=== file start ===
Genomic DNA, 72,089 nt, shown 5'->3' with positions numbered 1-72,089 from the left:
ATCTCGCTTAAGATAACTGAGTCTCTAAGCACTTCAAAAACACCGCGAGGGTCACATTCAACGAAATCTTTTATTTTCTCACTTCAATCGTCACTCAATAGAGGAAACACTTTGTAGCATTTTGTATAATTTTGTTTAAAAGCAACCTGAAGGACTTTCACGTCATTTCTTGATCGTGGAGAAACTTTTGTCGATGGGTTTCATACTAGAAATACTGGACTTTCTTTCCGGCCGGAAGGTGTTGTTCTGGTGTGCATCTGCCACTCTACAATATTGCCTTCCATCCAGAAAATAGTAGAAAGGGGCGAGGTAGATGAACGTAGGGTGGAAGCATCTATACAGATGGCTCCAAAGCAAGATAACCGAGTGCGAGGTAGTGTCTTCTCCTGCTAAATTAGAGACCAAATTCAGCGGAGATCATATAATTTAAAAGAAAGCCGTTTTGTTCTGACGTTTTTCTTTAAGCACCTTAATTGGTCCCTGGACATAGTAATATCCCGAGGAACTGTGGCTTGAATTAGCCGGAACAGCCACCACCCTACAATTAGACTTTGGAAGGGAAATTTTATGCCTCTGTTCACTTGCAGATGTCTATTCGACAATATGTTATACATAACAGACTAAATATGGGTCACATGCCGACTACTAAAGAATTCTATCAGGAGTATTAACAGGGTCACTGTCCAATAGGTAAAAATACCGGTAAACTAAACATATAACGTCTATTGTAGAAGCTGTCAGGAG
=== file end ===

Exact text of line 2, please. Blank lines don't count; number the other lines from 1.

ATCTCGCTTAAGATAACTGAGTCTCTAAGCACTTCAAAAACACCGCGAGGGTCACATTCAACGAAATCTTTTATTTTCTCACTTCAATCGTCACTCAATAGAGGAAACACTTTGTAGCATTTTGTATAATTTTGTTTAAAAGCAACCTGAAGGACTTTCACGTCATTTCTTGATCGTGGAGAAACTTTTGTCGATGGGTTTCATACTAGAAATACTGGACTTTCTTTCCGGCCGGAAGGTGTTGTTCTGGTGTGCATCTGCCACTCTACAATATTGCCTTCCATCCAGAAAATAGTAGAAAGGGGCGAGGTAGATGAACGTAGGGTGGAAGCATCTATACAGATGGCTCCAAAGCAAGATAACCGAGTGCGAGGTAGTGTCTTCTCCTGCTAAATTAGAGACCAAATTCAGCGGAGATCATATAATTTAAAAGAAAGCCGTTTTGTTCTGACGTTTTTCTTTAAGCACCTTAATTGGTCCCTGGACATAGTAATATCCCGAGGAACTGTGGCTTGAATTAGCCGGAACAGCCACCACCCTACAATTAGACTTTGGAAGGGAAATTTTATGCCTCTGTTCACTTGCAGATGTCTATTCGACAATATGTTATACATAACAGACTAAATATGGGTCACATGCCGACTACTAAAGAATTCTATCAGGAGTATTAACAGGGTCACTGTCCAATAGGTAAAAATACCGGTAAACTAAACATATAACGTCTATTGTAGAAGCTGTCAGGAG